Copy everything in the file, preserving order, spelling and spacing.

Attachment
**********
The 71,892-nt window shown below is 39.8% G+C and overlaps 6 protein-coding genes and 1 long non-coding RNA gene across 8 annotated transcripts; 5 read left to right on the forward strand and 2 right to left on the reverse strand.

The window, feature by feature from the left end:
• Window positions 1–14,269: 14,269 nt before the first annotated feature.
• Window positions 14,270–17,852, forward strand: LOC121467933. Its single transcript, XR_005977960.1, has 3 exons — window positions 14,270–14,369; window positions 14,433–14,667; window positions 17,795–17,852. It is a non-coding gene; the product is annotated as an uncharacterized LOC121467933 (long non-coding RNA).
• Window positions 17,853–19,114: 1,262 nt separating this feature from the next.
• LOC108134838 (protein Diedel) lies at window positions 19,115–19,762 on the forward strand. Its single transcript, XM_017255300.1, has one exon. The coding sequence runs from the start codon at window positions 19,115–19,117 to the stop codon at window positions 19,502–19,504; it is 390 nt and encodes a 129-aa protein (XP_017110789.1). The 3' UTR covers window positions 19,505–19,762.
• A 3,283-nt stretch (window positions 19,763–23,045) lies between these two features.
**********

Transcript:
The 71,892-nt window shown below is 39.8% G+C and overlaps 6 protein-coding genes and 1 long non-coding RNA gene across 8 annotated transcripts; 5 read left to right on the forward strand and 2 right to left on the reverse strand.

The window, feature by feature from the left end:
• Window positions 1–14,269: 14,269 nt before the first annotated feature.
• Window positions 14,270–17,852, forward strand: LOC121467933. Its single transcript, XR_005977960.1, has 3 exons — window positions 14,270–14,369; window positions 14,433–14,667; window positions 17,795–17,852. It is a non-coding gene; the product is annotated as an uncharacterized LOC121467933 (long non-coding RNA).
• Window positions 17,853–19,114: 1,262 nt separating this feature from the next.
• LOC108134838 (protein Diedel) lies at window positions 19,115–19,762 on the forward strand. Its single transcript, XM_017255300.1, has one exon. The coding sequence runs from the start codon at window positions 19,115–19,117 to the stop codon at window positions 19,502–19,504; it is 390 nt and encodes a 129-aa protein (XP_017110789.1). The 3' UTR covers window positions 19,505–19,762.
• A 3,283-nt stretch (window positions 19,763–23,045) lies between these two features.